Minimalist artist Donald Judd helped transform the rural desert town into an arts destination, the last thing he wanted.
Every individual loss carries the resonance of collective loss, the ripple of disappearance.
They write, “We welcome Peter Karol’s extended reflection on topics at stake in the Panza Collection Initiative, which contains many important points, but also contains several errors and misstatements, which we are writing to correct.”
Judd hated the cult of the artist.
Paula Rego, John Ruskin, Donald Judd, Lucian Freud, Hokusai, and, yes, Leonardo da Vinci.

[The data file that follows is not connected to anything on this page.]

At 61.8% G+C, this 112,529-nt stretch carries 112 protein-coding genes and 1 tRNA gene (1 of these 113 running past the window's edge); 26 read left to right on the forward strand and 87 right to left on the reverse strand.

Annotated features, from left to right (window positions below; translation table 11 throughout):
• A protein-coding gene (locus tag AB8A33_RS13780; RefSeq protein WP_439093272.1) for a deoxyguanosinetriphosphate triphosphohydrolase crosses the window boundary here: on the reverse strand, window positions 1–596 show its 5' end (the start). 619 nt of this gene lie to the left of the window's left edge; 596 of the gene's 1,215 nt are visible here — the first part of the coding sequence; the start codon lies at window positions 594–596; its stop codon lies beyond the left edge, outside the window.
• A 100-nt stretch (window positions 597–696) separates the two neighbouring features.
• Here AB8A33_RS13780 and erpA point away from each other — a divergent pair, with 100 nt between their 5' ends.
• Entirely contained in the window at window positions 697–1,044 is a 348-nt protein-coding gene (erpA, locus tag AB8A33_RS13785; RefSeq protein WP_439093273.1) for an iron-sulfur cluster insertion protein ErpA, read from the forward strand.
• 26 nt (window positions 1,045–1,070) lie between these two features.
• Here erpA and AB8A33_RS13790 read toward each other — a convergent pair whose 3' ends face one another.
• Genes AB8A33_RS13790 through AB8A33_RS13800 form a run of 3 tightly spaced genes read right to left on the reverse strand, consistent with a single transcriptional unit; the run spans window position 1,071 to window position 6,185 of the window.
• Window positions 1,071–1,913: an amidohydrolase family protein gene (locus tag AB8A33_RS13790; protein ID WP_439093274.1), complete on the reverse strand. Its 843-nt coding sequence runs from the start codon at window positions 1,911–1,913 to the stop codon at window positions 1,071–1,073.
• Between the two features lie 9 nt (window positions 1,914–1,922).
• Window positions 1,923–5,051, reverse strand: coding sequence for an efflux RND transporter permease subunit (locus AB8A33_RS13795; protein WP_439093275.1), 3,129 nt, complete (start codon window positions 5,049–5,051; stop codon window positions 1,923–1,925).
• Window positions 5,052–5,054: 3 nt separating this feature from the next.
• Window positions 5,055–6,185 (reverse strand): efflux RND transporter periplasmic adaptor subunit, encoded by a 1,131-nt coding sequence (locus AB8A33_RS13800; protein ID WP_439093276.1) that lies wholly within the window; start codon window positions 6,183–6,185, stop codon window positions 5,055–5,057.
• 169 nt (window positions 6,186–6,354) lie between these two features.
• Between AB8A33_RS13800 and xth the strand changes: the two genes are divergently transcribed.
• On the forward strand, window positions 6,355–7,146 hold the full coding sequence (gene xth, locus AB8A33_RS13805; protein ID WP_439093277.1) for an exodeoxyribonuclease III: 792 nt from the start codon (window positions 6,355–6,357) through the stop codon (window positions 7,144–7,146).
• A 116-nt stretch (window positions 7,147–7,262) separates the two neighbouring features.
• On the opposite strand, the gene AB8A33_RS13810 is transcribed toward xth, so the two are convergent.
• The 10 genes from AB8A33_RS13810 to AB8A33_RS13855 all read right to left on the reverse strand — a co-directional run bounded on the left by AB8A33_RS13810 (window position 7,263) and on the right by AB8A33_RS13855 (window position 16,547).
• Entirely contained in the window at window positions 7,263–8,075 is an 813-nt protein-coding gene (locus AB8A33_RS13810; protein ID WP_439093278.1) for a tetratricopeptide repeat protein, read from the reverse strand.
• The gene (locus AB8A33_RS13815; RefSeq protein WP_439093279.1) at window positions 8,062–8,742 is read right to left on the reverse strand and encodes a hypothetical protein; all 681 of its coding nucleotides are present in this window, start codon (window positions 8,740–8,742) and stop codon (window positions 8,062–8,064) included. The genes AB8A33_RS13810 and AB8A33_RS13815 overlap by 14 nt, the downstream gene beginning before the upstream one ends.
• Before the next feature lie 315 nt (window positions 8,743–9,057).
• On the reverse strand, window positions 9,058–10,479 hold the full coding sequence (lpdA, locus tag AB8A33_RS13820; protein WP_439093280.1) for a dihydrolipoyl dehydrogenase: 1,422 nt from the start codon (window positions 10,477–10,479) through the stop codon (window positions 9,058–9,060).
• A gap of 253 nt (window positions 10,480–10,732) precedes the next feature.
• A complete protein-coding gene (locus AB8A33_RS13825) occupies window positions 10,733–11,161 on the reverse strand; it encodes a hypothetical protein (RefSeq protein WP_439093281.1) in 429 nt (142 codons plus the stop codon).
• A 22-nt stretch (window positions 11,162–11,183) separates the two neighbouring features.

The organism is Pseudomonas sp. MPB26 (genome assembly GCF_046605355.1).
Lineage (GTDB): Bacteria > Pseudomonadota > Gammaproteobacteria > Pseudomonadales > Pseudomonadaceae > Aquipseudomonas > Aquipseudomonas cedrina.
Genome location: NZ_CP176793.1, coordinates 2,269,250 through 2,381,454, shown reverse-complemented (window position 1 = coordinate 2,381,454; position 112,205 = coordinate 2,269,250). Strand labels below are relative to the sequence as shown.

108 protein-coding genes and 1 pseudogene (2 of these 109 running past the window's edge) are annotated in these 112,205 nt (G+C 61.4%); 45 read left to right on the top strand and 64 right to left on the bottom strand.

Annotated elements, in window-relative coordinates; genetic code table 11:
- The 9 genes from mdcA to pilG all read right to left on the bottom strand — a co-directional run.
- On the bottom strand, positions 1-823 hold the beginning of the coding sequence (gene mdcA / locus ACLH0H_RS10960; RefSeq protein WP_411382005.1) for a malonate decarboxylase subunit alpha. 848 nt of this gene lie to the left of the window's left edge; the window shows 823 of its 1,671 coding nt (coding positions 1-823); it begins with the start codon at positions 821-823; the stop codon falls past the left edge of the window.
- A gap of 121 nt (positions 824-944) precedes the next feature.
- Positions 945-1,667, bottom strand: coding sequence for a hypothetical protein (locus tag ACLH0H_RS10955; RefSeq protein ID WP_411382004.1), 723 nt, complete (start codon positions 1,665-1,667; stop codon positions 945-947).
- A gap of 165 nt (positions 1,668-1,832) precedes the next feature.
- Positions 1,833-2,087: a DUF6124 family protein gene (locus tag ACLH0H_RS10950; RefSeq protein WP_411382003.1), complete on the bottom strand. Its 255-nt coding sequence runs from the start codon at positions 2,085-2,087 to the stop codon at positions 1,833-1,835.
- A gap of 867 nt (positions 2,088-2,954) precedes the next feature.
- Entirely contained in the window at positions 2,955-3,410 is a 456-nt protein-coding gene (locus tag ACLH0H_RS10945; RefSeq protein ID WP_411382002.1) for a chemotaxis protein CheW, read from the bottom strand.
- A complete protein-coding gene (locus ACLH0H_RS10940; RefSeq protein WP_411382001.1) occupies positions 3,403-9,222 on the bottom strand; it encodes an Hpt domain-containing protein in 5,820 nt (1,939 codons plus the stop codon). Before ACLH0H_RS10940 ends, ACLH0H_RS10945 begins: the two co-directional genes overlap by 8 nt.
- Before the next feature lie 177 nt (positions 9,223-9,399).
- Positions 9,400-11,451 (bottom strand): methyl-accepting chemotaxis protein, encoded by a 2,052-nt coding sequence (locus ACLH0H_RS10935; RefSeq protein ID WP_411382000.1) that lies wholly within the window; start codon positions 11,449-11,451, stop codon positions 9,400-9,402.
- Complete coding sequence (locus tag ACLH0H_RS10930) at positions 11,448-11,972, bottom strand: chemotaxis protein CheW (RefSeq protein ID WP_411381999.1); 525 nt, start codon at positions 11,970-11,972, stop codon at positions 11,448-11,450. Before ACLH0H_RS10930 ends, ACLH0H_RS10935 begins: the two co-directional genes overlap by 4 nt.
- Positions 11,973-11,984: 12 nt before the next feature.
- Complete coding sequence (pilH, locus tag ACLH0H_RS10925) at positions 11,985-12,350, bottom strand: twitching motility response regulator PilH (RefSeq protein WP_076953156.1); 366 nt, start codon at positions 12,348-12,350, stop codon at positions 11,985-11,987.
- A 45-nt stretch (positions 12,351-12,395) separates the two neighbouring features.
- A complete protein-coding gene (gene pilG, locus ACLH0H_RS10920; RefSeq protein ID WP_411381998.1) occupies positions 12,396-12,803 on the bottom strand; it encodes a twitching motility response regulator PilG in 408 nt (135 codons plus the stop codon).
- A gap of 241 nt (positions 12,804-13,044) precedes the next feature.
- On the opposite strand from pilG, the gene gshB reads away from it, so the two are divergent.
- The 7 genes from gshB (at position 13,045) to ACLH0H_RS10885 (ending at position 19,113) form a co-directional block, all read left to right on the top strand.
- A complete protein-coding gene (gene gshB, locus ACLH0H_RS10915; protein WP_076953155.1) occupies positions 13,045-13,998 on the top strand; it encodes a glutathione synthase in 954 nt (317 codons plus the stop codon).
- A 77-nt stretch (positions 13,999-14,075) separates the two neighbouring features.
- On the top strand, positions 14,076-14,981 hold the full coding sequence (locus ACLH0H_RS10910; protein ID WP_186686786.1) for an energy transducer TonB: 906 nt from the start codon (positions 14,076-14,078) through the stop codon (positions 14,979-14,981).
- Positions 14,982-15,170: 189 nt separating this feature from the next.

I remember David Zwirner Gallery back in the 1990s, before Chelsea, when the New York art world was much smaller and more manageable.
There’s something confident about this old-school European fair — the exhibitors let the game come to them.
A new volume of Donald Judd’s art criticism contains previously published essays, rejected ones, and choice passages from his notebooks.
Assigning value to a cheap, everyday thing that a famous person happened to use can be explained in part by what psychologists call the “law of magical contagion.”
In New York City’s constantly changing urban landscape, artist studios can be ephemeral.
During the summer of 1960, dance artists Simone Forti, Nancy Meehan and Yvonne Rainer rented rehearsal space at Dance Players on Sixth Avenue so they could improvise together.
The inaugural exhibition at the new Whitney Museum is not perfect, but it is pretty damn good.